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Source: The New York Herald Tribune: December 30, 1950
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Their Dispute Over Discovery of Streptomycin Is Settled

Dr. Schatz Wins Royalty Share As Streptomycin Co-Discoverer

Dr. Waksrnan Settles Suit, Will Give 25 Other Assistants Royalty Shares or Cash Bonuses


Special to the Herald Tribune

NEWARK, N. J., Dec. 29.-Dr. Selman A. Waksman, Rutgers University microbiologist, agreed today in Superior Court to share royalties with a former student whom he officially recognized as a co-discoverer of the antibiotic drug, streptomycin.

As part of the settlement of a suit brought against Dr. Waksman by his former student, Dr. Albert Schatz, of 210 Riverdale Avenue, Brooklyn, Dr. Schatz will receive 3 per cent of royalties subsequent to Oct. 1, 1950, and $150,000 for relinquishing foreign rights to the drug.

He agreed to retract charges made March 10 in his original complaint that Dr. Waksman had used "fraud and duress" to induce Dr. Schatz to assign his patent rights to the Rutgers Research and Endowment Foundation. Dr. Schatz's name appeared on the original patent application in 1945.

Dr. Waksman and the foundation, an incorporated organization not directly connected with Rutgers University, agreed to pay thirteen other graduate students a total of I per cent of net royalties, and cash bonuses to twelve assistants. Judge C. Thomas Schettino dismissed the suit following agreement on the settlement.

Dr. Schatz, thirty, who was a student at Rutgers working with Dr. Waksman from June to October in 1943, first sought 50 per cent of all royalties for his part in the discovery. The net royalties to Sept. 30, 1950, were estimated at $2,360,000. In a pre-trial examination Dr. Waksman said he had received about $350,000 in royalties, with the remainder going to the foundation.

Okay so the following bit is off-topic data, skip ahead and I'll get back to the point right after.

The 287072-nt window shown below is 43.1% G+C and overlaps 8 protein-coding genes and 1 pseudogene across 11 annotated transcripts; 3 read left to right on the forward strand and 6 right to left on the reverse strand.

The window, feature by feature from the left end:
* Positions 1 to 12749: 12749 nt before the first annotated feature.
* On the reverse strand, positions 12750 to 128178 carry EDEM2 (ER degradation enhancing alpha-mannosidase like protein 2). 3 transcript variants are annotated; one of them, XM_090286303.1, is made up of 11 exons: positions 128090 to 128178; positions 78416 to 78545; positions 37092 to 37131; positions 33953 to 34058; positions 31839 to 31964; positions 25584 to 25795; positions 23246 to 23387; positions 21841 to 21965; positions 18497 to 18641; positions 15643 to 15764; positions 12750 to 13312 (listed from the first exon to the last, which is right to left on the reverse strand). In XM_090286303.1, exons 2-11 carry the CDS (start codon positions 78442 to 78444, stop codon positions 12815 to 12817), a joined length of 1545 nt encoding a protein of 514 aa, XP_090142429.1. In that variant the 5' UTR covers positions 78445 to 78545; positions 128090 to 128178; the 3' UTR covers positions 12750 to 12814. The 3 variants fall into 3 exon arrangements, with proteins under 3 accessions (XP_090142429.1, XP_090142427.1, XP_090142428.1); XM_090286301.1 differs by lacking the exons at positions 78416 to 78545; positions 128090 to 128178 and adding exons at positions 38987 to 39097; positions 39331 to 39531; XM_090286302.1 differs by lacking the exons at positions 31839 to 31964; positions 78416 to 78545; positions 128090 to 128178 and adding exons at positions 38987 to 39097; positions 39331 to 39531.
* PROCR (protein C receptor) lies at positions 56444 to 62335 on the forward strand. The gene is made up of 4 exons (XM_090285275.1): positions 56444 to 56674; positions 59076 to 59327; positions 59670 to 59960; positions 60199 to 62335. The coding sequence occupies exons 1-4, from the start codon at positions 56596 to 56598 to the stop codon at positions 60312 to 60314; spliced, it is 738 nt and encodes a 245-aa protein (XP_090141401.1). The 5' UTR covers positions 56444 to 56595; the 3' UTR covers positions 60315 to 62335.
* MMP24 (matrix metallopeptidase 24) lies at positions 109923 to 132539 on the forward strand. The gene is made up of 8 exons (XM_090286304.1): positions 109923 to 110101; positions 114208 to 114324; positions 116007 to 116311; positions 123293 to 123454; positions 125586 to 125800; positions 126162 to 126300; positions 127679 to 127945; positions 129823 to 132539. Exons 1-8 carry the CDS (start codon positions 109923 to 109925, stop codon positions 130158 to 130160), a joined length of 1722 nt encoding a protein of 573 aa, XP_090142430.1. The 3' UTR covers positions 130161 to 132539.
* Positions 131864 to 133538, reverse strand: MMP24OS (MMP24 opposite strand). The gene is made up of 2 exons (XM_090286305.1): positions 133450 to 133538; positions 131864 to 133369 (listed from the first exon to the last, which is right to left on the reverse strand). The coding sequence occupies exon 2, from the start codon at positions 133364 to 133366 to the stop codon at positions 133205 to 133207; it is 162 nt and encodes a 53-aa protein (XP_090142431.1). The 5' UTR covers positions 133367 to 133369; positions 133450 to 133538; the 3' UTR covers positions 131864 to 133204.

Streptomycin, a drug obtained from a mold, has been found useful in the treatment of such diseases as tuberculosis, pneumonia, dysentery, whooping cough and syphilis, in certain forms.

Dr. Robert C. Clothier, president of Rutgers University and the foundation, said that, as heretofore, 80 per cent of the royalties will remain in the foundation for further scientific research including the work of the university's Institute of Microbiology. He explained that of the 20 per cent remaining, 10 per cent will continue to be paid to Dr. Waksman.

"The other 10 per cent," he said, "will be distributed in two ways: fourteen of those most closely concerned with the work in streptomycin will share in the royalties accruing subsequent to Oct. 1, 1950; twelve others, less directly associated with the work will receive cash bonuses."

The amount of the bonuses was not disclosed. Dr. Clothier said that Dr. Schatz will receive the-largest share of those participating in the royalty arrangement after Dr. Waxsman-.3 per cent as the payments will be figured on royalties subsequent to Oct. 1, 1950. Dr. Schatz and the others will not share in the $2,360,000 royalties accumulated up to Sept. 30, 1950.